Oncologists, pathologists and other physicians were elated by the implications of yesterday's Supreme Court ruling. In a unanimous decision, the Court invalidated patents that Myriad Genetics held on multiple genes - including BRCA1 and BRCA2 - that ends a monopoly held for almost 20 years. BRCA1 and BRCA2 are genetic indicators used to help determine hereditary predisposition to breast and ovarian cancer. Previously, a woman could only find out if she carried the mutated gene from a test provided by Myriad at a price of more than $3,000. Yesterday's decision now opens it up for other laboratories to offer the test and therefore bring better diagnoses and care to more women.
“It appears that it will allow the market to open up so that other laboratories can offer the test,” said Rebecca Nagy, a genetics counselor at Ohio State University and president of the National Society of Genetic Counselors.
"This is a landmark decision,” said CAP President, Stanley Robboy MD, FCAP. “Genomic medicine has the potential to be a cornerstone of medical testing, treatment, and clinical integration, but the question of 'who owns your genes' needed a definitive answer. Now we have it.”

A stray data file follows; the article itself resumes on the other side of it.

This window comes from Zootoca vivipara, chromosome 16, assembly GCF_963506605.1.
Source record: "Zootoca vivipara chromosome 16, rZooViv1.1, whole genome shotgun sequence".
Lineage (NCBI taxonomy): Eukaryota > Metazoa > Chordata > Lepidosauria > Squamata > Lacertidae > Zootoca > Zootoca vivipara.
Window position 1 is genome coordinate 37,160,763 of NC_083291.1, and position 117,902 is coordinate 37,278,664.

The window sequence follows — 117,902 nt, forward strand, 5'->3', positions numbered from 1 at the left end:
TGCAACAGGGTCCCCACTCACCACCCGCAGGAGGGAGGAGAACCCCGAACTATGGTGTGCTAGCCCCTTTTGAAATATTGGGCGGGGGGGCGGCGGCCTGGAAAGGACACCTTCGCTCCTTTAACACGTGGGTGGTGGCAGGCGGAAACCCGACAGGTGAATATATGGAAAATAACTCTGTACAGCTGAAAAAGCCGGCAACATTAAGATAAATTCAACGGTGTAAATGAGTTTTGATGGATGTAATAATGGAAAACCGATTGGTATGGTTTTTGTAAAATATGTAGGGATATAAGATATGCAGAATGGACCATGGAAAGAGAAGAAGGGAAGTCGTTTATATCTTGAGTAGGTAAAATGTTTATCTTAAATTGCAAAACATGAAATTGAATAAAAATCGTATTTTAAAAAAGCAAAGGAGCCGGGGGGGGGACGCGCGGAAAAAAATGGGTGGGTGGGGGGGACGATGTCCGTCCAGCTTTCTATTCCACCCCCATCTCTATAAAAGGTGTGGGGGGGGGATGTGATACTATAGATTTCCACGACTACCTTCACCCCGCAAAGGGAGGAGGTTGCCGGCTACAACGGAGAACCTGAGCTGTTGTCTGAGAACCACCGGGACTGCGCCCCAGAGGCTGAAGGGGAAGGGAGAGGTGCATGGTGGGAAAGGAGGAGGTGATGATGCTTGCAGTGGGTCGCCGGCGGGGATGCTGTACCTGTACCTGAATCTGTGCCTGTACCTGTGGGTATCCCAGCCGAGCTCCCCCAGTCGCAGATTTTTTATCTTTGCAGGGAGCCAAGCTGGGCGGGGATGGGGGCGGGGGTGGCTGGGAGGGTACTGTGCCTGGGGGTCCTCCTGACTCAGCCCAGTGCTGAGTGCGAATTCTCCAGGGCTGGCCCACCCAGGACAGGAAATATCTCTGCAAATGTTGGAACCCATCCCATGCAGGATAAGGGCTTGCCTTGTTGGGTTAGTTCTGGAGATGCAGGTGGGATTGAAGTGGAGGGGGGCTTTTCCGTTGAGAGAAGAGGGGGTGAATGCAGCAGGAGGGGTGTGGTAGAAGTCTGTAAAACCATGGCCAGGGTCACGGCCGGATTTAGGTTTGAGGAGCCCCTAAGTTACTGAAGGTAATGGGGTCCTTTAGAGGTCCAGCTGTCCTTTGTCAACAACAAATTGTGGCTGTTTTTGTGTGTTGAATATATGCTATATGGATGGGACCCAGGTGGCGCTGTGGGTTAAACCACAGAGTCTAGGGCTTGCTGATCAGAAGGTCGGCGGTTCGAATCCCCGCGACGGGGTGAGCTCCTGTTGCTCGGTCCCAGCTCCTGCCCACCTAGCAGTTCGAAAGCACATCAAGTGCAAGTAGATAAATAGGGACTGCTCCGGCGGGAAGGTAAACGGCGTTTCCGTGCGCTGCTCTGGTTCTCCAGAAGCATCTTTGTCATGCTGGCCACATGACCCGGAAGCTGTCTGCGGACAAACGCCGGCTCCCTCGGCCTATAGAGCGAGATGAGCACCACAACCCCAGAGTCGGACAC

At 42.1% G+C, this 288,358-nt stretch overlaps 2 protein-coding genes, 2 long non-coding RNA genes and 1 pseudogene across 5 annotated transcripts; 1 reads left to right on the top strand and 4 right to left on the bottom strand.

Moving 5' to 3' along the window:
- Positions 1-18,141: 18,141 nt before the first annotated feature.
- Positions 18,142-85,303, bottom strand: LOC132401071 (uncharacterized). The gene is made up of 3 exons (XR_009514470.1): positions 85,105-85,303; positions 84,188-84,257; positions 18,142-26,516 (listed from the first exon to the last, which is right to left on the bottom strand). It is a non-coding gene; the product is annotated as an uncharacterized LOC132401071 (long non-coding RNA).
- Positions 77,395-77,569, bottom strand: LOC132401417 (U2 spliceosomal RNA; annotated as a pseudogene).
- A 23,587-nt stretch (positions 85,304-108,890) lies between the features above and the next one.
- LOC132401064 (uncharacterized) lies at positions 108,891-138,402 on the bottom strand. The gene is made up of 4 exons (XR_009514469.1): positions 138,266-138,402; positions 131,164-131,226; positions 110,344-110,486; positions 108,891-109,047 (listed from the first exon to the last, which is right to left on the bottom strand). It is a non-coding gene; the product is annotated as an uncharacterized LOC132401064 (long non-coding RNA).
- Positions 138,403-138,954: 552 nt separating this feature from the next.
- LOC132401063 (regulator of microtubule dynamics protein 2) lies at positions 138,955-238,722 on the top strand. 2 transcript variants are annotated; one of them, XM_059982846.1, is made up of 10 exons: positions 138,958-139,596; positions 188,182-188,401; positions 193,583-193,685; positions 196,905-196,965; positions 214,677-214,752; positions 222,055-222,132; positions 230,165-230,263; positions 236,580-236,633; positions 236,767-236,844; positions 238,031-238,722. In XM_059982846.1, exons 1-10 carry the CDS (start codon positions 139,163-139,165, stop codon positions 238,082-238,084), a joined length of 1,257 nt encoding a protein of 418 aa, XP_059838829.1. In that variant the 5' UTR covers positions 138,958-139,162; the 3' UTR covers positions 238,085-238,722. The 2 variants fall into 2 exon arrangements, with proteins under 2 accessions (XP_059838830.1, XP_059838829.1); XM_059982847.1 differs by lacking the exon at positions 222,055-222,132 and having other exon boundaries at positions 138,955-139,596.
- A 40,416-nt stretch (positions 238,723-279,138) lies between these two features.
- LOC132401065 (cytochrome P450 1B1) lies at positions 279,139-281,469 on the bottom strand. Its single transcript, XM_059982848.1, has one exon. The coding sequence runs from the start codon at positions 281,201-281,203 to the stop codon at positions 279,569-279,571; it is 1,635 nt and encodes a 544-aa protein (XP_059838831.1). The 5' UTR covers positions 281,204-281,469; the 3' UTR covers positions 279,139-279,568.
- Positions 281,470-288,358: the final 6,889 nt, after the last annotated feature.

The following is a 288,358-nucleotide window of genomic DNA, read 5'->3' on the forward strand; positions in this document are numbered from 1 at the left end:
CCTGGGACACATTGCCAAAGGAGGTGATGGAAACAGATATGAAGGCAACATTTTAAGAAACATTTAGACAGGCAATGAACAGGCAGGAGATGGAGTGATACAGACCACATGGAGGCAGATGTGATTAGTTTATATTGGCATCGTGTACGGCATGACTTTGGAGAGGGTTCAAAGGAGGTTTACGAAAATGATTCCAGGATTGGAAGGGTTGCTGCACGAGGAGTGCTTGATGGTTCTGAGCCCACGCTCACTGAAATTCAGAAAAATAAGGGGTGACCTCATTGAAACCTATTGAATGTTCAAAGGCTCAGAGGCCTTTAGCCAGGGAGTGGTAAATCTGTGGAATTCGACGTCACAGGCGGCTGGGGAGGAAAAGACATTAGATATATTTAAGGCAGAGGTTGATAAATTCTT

As the tests become available to more labs, the results will become more data that will better help physicians and researchers better understand population health. Additionally, as pathologists are able to report on these findings (preferably using synoptic reporting software), a better understanding of what preventative measures and administration of care can be undertaken will emerge. Everyone benefits when access to these pieces of vital information is made easier and less expensive for patients. Research improves, which means that physicians' understanding of how disease and treatment works will improve as well. As physicians' understanding increases, then timeliness of care improves - which means that the patients' outcomes will also improve.
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